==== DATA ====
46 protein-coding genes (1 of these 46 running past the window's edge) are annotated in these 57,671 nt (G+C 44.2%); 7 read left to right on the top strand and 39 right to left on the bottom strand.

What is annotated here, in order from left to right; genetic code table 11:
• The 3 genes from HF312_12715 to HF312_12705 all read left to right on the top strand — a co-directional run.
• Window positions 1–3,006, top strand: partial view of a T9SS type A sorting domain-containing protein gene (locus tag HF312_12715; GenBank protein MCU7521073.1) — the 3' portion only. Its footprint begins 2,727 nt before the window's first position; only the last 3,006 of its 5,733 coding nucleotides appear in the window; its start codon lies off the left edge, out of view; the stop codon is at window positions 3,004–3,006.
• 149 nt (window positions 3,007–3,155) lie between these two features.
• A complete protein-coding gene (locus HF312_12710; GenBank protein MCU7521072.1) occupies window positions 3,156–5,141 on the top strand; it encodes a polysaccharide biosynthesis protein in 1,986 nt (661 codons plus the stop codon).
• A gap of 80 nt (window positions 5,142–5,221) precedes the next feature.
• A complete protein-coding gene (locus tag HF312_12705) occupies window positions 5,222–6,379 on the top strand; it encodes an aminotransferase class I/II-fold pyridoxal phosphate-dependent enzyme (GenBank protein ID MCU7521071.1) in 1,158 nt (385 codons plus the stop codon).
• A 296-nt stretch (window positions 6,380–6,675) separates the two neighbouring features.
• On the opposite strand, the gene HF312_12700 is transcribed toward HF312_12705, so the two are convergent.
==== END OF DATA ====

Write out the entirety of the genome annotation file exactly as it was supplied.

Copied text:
46 protein-coding genes (1 of these 46 running past the window's edge) are annotated in these 57,671 nt (G+C 44.2%); 7 read left to right on the top strand and 39 right to left on the bottom strand.

What is annotated here, in order from left to right; genetic code table 11:
• The 3 genes from HF312_12715 to HF312_12705 all read left to right on the top strand — a co-directional run.
• Window positions 1–3,006, top strand: partial view of a T9SS type A sorting domain-containing protein gene (locus tag HF312_12715; GenBank protein MCU7521073.1) — the 3' portion only. Its footprint begins 2,727 nt before the window's first position; only the last 3,006 of its 5,733 coding nucleotides appear in the window; its start codon lies off the left edge, out of view; the stop codon is at window positions 3,004–3,006.
• 149 nt (window positions 3,007–3,155) lie between these two features.
• A complete protein-coding gene (locus HF312_12710; GenBank protein MCU7521072.1) occupies window positions 3,156–5,141 on the top strand; it encodes a polysaccharide biosynthesis protein in 1,986 nt (661 codons plus the stop codon).
• A gap of 80 nt (window positions 5,142–5,221) precedes the next feature.
• A complete protein-coding gene (locus tag HF312_12705) occupies window positions 5,222–6,379 on the top strand; it encodes an aminotransferase class I/II-fold pyridoxal phosphate-dependent enzyme (GenBank protein ID MCU7521071.1) in 1,158 nt (385 codons plus the stop codon).
• A 296-nt stretch (window positions 6,380–6,675) separates the two neighbouring features.
• On the opposite strand, the gene HF312_12700 is transcribed toward HF312_12705, so the two are convergent.